Female Athletes With Varying Levels of Vertical Stiffness Display Kinematic and Kinetic Differences During Single-Leg Hopping

in Journal of Applied Biomechanics
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Vertical stiffness may contribute to lower-extremity injury risk; however, it is unknown whether athletes with different stiffness levels display differences in biomechanics. This study compared differences in biomechanics between female athletes (n = 99) with varying stiffness levels during a repetitive, single-leg, vertical hopping task. Vertical stiffness was calculated as the ratio of peak vertical ground-reaction force to maximum center-of-mass displacement. Tertiles were established using stiffness values, and separate 1-way ANOVAs were used to evaluate between-group differences. Stance times decreased, and flight times, ground-reaction force, and stiffness increased, from the low- to high-stiffness group (P < .050). The high-stiffness group displayed: (1) greater lateral trunk flexion (P = .009) and lesser hip adduction (P = .022) at initial ground contact compared to the low- and moderate-stiffness groups, respectively; (2) lesser peak hip adduction compared to the low-stiffness group (P = .040); (3) lesser lateral trunk-flexion (P = .046) and knee-flexion (P = .010) excursion compared to the moderate- and low-stiffness groups, respectively; and (4) greater peak hip-flexion (P = .001), ankle-dorsiflexion (P = .002), and ankle-eversion (P = .038) moments compared to the low-stiffness group. A wide range of variability in stiffness exists within a relatively homogenous population. Athletes with varying stiffness levels display biomechanical differences that may help identify the potential mechanism(s) by which stiffness contributes to injury risk.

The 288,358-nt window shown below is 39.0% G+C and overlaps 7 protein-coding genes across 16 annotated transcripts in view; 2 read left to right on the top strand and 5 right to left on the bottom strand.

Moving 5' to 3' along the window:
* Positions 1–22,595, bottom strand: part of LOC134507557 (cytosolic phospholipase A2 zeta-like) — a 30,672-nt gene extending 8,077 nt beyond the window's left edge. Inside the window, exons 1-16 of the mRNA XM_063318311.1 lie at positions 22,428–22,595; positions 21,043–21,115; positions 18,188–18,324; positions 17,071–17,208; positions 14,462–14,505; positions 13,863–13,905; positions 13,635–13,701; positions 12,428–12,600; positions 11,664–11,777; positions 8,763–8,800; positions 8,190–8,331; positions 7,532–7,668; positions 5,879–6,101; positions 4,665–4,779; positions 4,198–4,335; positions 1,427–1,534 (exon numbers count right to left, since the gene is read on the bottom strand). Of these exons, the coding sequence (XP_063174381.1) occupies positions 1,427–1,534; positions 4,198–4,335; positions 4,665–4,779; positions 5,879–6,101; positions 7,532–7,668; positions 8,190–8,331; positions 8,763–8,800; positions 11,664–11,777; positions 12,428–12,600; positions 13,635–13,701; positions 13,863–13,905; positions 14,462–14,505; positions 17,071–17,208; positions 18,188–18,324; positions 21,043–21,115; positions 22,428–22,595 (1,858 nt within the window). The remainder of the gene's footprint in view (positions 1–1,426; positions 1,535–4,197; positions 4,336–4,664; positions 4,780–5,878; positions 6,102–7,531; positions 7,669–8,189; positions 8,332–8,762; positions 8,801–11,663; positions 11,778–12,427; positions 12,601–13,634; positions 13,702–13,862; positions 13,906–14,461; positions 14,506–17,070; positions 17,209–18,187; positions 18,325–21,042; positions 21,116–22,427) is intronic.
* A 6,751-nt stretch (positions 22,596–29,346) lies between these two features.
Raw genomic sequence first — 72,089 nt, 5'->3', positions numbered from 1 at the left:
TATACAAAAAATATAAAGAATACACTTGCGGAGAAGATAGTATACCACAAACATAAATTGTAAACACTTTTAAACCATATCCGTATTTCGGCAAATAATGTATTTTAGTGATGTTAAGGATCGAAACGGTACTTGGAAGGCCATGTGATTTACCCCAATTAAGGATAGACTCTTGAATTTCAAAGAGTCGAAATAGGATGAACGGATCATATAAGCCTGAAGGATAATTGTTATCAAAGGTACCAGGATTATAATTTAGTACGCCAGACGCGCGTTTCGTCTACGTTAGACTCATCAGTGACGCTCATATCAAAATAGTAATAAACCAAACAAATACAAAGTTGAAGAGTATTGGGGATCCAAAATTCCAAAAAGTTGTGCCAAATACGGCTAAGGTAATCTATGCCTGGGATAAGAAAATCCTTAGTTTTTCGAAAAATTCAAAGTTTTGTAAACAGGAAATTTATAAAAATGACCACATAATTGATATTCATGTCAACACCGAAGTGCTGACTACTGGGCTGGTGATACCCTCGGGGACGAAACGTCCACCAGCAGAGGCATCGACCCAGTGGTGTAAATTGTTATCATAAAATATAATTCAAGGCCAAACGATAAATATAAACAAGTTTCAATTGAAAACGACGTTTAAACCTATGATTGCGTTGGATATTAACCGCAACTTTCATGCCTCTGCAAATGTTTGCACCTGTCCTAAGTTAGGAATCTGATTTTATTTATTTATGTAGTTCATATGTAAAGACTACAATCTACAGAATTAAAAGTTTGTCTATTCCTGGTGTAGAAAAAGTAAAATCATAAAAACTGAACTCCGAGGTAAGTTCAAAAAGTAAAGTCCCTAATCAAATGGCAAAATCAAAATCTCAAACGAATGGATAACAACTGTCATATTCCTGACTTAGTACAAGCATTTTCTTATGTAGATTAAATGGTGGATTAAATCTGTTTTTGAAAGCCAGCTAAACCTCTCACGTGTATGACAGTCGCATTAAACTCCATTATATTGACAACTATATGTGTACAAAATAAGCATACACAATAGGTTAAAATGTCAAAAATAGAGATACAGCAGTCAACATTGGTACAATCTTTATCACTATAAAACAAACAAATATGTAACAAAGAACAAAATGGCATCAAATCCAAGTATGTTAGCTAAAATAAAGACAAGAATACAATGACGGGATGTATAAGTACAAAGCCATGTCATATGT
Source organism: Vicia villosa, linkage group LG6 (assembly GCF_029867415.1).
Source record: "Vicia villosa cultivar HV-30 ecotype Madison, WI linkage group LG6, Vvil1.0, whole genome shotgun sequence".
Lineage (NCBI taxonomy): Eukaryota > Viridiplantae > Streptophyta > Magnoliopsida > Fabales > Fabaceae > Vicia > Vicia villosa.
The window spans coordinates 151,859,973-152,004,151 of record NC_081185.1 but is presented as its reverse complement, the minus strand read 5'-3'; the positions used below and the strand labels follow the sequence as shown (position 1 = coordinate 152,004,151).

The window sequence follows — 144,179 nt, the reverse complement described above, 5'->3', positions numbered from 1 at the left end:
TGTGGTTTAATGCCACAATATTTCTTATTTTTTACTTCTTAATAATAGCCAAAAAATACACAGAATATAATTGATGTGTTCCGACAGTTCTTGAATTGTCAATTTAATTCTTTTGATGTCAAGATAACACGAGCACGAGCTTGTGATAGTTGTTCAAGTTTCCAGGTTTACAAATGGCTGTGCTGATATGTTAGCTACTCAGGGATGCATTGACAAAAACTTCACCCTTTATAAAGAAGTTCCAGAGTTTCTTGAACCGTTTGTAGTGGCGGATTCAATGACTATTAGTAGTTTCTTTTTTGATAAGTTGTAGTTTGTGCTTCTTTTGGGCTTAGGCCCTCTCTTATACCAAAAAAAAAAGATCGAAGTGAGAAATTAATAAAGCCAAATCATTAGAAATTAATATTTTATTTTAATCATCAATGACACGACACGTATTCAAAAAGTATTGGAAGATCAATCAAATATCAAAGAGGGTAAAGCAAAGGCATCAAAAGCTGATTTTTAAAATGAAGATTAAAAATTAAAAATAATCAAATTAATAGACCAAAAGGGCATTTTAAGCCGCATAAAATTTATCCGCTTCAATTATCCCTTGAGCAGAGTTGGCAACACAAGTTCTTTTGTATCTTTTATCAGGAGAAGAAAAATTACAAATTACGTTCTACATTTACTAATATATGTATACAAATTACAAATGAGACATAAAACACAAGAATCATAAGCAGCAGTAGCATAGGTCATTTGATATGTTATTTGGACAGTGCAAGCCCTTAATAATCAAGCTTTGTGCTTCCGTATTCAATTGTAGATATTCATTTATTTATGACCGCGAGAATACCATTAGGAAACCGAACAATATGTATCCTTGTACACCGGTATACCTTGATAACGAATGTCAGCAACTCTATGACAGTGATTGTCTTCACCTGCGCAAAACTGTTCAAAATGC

Waxman, Ford, and Taylor are with the Department of Physical Therapy, High Point University, High Point, NC. Nguyen is with the Department of Athletic Training, High Point University, High Point, NC.

Address author correspondence to Justin P. Waxman at jwaxman@highpoint.edu.
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